- Term Papers and Free Essays


Essay by   •  March 8, 2011  •  1,752 Words (8 Pages)  •  1,206 Views

Essay Preview: Globalization

Report this essay
Page 1 of 8

Globalization is the increasing interconnectedness of people, places, and cultures throughout the world today. The effects of this homogenizing process that we call globalization can be seen in all aspects of life. From McDonalds being in almost every country, to the majority of North American clothes being made in periphery countries, to the technological ability that allows us to instantly communicate with people anywhere in the world, the effects are everywhere. Economically today, globalization has had both positive and negative effects around the world, with many similarities to colonization. Globalization has also led to increased poverty amongst the global periphery, and a specific group of winners and losers within this process of globalization.

The start of globalization as we know it today came about in the 1980's, when Nestle decided to push its baby formula product in the global periphery. This led to improper nutrition for babies, as it was expensive and had to be watered down with un-sterile water, causing many deaths. Eventually Nestle was boycotted, because it cared only about making profits, and not the effects that it had upon the global periphery. It was now too late though, and the birth of globalization, headed by the trans-national corporations (TNC's) was in full swing. After the 1970's, when our world become more interdependent, the 1980's allowed for more intensification, and the driving factors of technology, international trade, and finance were facilitating globalization. The way in which globalization now operated economically was for the core countries to go into the periphery and exploit these countries for their cheap labor, abundance of primary goods, and lack of regulations. The TNC's would now bring their western influences into the rest of the world, sending back cheap goods, while putting the periphery into deep patterns of poverty and debt.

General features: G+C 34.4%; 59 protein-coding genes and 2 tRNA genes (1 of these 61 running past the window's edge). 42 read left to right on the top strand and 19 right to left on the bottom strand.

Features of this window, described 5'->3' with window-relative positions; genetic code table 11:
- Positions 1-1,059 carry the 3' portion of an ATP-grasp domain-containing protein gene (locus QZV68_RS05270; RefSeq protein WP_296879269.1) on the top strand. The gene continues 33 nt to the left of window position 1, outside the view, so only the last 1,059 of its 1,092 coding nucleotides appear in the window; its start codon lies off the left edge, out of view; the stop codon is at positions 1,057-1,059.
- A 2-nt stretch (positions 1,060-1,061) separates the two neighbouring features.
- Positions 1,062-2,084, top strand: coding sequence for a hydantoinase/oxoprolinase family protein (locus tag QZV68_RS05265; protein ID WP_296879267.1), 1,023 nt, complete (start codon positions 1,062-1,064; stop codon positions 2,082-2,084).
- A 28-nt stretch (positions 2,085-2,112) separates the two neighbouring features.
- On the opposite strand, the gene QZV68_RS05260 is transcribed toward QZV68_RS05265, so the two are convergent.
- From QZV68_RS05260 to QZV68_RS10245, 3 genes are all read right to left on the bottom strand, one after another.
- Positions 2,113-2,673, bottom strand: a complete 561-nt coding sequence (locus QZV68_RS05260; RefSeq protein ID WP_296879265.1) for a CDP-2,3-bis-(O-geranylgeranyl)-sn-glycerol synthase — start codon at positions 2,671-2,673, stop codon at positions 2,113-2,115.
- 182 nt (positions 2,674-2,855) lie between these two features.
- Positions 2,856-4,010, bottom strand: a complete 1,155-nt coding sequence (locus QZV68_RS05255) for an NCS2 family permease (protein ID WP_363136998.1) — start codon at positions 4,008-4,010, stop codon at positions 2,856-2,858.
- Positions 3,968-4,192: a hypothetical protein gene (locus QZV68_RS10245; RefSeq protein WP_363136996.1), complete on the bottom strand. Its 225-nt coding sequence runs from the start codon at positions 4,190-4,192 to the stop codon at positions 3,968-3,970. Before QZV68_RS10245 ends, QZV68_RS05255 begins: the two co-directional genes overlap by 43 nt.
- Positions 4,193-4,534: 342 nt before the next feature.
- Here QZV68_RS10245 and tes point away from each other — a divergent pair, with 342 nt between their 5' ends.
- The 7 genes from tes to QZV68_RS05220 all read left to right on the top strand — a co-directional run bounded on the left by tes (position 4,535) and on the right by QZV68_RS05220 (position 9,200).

One of the major reasons for these strong patterns of poverty and debt were the structural adjustment programs, or SAP's. These were loans that were facilitated through the IMF, or International Monetary Fund, and given to periphery countries. Originally the SAP's were to help colonized countries become independent and develop their own economy, but these loans led to huge debts instead. The conditionalities that these loans carried with them prevented these countries from progressing beyond anything except the export of their basic, primary goods. Also, certain quantities, prices, and other demands were required. This was because the western, core countries controlled the IMF and World Bank, meaning that they would want to profit from these SAP's in some manner. So instead of helping these countries develop, they just end up exploiting them instead, leaving huge amounts of debt that these countries cannot pay back (HIPC: Highly Indebted Poor Country). A population of workers are trying to meet the demands of the loans, only to see their primary products prices fall lower and lower, due to synthetics, huge overstocks of these goods, and speculation of a low price elasticity. When this happens, not only can the countries themselves not pay their loans, but also their citizens are now making even less money than they started with. Only the western, core, exploiting countries gain an advantage.